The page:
Fucking is an act that has a lot of meanings. In one sense, it can mean lovemaking, in another sense, it can mean being sexually attracted to another person. Sexual intercourse is an act usually involving the thrusting and insertion of the penis either into the woman’s vagina for procreation, sexual pleasure, or both. This is commonly called male sex or male masturbation. In the third sense, it refers to an action, or process of being sexually aroused.
So, how do we make sure our words and actions have correct meanings? For example, the word “fuck” in an English context can mean various things. For example, “to f— someone over” in the context of an intimate relationship can mean “to enjoy sex with someone other than one’s spouse.” In the context of sexual intercourse, however, the word “fuck” can often be used to add emphasis to a negative thought, such as “the worst sex you’ve had,” “sexually torturing your partner,” “making her squirm in bed,” “causing your partner to scream out of pain,” etc.
So how do we express anger without adding an offensive odor to our words? How do we say things with great care while keeping them clean and free of offensive implications? The best way to keep our thoughts and actions clean and free of offensive thoughts is to simply refrain from using them. Here are a few examples:
Fucking is an adjective that means “attempting to thrust or make use of force against another person.” In the context of a romantic relationship, this means “making love,” “making love into sex,” or “acting like a dog.” It first appeared in print in 1825 and by then had been adopted by common language and had come to mean “to thrust.” And since then, the word “fucking” has consistently referred to sex (including oral sex). “Fucking a boy,” “making love to a man,” and “putting a guy or girl on take off” all refer back to the same basic act.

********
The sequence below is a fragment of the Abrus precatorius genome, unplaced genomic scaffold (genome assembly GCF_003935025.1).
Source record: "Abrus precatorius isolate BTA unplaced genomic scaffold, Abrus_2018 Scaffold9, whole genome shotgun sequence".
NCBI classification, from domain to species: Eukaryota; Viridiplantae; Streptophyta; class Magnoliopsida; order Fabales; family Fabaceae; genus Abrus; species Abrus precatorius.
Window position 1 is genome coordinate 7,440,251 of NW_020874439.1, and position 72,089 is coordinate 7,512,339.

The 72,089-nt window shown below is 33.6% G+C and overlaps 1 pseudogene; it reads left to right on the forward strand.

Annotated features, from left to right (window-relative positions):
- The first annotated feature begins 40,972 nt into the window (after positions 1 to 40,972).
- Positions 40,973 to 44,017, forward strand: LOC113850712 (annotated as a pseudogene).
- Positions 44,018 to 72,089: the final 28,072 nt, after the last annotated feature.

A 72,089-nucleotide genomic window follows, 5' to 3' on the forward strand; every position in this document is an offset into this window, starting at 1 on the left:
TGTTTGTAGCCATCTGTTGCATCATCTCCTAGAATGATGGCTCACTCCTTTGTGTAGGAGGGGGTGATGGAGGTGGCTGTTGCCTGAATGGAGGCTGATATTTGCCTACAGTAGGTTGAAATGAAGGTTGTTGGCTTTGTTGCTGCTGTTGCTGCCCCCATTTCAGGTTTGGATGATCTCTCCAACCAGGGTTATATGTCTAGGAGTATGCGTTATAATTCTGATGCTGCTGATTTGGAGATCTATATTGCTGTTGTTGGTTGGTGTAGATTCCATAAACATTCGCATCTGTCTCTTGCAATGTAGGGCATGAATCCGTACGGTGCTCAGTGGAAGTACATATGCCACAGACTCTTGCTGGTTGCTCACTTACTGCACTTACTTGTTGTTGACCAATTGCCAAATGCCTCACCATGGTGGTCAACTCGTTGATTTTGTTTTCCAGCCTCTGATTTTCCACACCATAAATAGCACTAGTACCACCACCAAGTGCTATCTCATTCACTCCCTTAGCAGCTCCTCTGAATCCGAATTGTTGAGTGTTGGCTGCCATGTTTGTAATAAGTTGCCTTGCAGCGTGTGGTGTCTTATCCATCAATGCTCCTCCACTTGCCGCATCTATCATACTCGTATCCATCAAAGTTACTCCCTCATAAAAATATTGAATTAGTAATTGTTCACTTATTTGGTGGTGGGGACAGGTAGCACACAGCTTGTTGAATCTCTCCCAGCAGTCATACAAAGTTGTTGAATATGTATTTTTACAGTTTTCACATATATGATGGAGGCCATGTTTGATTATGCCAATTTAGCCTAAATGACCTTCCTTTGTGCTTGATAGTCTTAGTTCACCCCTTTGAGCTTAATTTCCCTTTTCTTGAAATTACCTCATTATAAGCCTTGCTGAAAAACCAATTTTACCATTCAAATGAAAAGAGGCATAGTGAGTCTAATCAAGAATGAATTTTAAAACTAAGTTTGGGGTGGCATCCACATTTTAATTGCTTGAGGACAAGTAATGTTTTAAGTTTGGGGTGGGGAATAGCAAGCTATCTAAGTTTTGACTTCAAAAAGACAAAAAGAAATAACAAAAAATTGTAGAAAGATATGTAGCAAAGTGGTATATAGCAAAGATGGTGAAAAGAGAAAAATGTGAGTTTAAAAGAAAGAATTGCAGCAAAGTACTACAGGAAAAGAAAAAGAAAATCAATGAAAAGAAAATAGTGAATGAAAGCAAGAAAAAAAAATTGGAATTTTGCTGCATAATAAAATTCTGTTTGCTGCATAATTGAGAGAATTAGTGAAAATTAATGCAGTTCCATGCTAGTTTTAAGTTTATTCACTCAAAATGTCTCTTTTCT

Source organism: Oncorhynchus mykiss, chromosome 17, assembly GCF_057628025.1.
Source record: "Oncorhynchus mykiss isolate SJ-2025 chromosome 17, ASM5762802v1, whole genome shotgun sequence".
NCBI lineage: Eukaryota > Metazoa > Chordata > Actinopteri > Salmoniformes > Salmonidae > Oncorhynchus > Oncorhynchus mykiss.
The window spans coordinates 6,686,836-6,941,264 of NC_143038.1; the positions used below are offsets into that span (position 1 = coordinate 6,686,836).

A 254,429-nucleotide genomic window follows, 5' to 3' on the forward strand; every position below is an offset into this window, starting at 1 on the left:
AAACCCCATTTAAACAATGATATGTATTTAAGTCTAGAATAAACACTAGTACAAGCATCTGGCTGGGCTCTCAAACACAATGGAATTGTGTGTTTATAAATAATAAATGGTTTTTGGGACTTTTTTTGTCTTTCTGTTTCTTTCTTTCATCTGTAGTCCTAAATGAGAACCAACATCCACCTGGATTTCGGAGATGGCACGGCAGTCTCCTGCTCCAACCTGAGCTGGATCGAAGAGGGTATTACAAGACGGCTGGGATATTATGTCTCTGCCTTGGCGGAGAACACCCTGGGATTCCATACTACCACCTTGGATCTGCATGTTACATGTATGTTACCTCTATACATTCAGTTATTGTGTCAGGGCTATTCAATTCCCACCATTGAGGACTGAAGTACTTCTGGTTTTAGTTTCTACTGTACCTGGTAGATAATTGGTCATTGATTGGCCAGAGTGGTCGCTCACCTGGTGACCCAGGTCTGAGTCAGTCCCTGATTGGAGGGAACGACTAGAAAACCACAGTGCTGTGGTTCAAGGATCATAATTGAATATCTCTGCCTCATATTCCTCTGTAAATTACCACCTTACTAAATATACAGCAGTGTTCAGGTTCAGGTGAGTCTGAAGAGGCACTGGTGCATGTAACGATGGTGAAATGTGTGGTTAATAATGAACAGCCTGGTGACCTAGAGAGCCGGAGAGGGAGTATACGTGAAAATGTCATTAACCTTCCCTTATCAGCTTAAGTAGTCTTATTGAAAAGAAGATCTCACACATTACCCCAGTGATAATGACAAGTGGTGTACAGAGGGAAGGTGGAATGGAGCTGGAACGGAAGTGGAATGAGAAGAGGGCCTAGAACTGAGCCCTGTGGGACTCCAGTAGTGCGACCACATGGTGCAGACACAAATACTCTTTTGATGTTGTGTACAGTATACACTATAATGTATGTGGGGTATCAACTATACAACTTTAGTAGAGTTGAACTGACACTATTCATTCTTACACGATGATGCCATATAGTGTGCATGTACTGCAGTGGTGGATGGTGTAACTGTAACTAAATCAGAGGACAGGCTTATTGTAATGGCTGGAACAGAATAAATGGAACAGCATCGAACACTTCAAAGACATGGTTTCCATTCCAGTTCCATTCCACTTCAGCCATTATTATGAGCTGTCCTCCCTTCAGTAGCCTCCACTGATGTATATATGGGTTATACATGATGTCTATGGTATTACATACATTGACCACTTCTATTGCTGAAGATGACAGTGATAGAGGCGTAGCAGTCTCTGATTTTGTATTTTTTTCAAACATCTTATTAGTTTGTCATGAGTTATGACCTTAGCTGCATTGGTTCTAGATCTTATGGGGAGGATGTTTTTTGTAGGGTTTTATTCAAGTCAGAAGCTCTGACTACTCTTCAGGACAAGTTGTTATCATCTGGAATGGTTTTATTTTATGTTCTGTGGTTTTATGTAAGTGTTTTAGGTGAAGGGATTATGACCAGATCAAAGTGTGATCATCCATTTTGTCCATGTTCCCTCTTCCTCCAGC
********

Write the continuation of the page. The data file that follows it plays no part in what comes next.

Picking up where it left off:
“I don’t need the English language to tell me what the word ‘fucking’ means, I am simply too old-fashioned for that,” writes feminist writer Barbara Coloroso in a recent article in Language Differences. “If you hear someone express the opinion that the word [Rape] is okay when used in a relationship, call them on it, and ask them why they think that’s okay. Unless they know you personally, it’s better for everyone’s feelings if you don’t continue using the word. Likewise, if they use the word to describe their own behavior, it’s best not to engage with them unless they have specific and legitimate objections.” Unfortunately, it’s impossible to completely remove the word “rape” from our vocabulary, so Coloroso’s suggestion is to just stop using it.
The truth is that the word “rape” is commonly used in the English language because it describes so much of what goes on in sexual intercourse. To simplify things for ourselves, we need to stop thinking of the English language as consisting of only the words “to be forced to sex,” “to be penetrated,” and “to penetrate.” “Rape” is one of those words that can be used to describe any situation in which sexual intercourse occurs. Therefore, those who are claiming that there is no such thing as rape need to come up with a better explanation for why “rape” is commonly used in the English language than saying, for example, that” penetrative sex between two consenting adults” would be a description of vaginal intercourse.